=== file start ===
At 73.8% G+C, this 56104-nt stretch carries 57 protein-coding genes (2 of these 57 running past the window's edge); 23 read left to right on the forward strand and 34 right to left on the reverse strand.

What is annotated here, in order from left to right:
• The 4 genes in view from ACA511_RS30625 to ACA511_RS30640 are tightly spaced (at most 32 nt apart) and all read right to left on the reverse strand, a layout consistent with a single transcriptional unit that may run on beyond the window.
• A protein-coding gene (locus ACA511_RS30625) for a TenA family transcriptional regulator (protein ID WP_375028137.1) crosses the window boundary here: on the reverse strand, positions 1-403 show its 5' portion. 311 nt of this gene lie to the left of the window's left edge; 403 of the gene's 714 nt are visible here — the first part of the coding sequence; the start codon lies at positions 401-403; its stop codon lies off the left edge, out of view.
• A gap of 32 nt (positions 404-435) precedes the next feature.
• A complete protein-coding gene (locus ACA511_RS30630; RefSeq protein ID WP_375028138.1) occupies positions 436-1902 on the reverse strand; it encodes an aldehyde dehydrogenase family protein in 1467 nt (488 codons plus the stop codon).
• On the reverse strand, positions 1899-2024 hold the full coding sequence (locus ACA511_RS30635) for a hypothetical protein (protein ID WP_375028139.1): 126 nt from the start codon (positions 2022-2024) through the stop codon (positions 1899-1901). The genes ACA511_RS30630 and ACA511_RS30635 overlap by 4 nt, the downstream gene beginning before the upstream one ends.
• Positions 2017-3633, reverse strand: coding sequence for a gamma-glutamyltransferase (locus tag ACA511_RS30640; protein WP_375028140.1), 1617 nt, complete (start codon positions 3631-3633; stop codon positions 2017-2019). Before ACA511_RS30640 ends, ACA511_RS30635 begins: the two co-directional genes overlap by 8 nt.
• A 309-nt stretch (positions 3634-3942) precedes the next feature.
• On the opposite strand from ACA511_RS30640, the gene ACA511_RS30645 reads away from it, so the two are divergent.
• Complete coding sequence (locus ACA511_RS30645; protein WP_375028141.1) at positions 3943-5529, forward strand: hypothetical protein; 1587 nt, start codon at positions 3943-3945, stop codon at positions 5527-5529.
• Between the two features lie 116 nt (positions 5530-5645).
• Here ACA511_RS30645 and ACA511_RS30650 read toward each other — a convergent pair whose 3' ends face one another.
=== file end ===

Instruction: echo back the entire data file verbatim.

At 73.8% G+C, this 56104-nt stretch carries 57 protein-coding genes (2 of these 57 running past the window's edge); 23 read left to right on the forward strand and 34 right to left on the reverse strand.

What is annotated here, in order from left to right:
• The 4 genes in view from ACA511_RS30625 to ACA511_RS30640 are tightly spaced (at most 32 nt apart) and all read right to left on the reverse strand, a layout consistent with a single transcriptional unit that may run on beyond the window.
• A protein-coding gene (locus ACA511_RS30625) for a TenA family transcriptional regulator (protein ID WP_375028137.1) crosses the window boundary here: on the reverse strand, positions 1-403 show its 5' portion. 311 nt of this gene lie to the left of the window's left edge; 403 of the gene's 714 nt are visible here — the first part of the coding sequence; the start codon lies at positions 401-403; its stop codon lies off the left edge, out of view.
• A gap of 32 nt (positions 404-435) precedes the next feature.
• A complete protein-coding gene (locus ACA511_RS30630; RefSeq protein ID WP_375028138.1) occupies positions 436-1902 on the reverse strand; it encodes an aldehyde dehydrogenase family protein in 1467 nt (488 codons plus the stop codon).
• On the reverse strand, positions 1899-2024 hold the full coding sequence (locus ACA511_RS30635) for a hypothetical protein (protein ID WP_375028139.1): 126 nt from the start codon (positions 2022-2024) through the stop codon (positions 1899-1901). The genes ACA511_RS30630 and ACA511_RS30635 overlap by 4 nt, the downstream gene beginning before the upstream one ends.
• Positions 2017-3633, reverse strand: coding sequence for a gamma-glutamyltransferase (locus tag ACA511_RS30640; protein WP_375028140.1), 1617 nt, complete (start codon positions 3631-3633; stop codon positions 2017-2019). Before ACA511_RS30640 ends, ACA511_RS30635 begins: the two co-directional genes overlap by 8 nt.
• A 309-nt stretch (positions 3634-3942) precedes the next feature.
• On the opposite strand from ACA511_RS30640, the gene ACA511_RS30645 reads away from it, so the two are divergent.
• Complete coding sequence (locus ACA511_RS30645; protein WP_375028141.1) at positions 3943-5529, forward strand: hypothetical protein; 1587 nt, start codon at positions 3943-3945, stop codon at positions 5527-5529.
• Between the two features lie 116 nt (positions 5530-5645).
• Here ACA511_RS30645 and ACA511_RS30650 read toward each other — a convergent pair whose 3' ends face one another.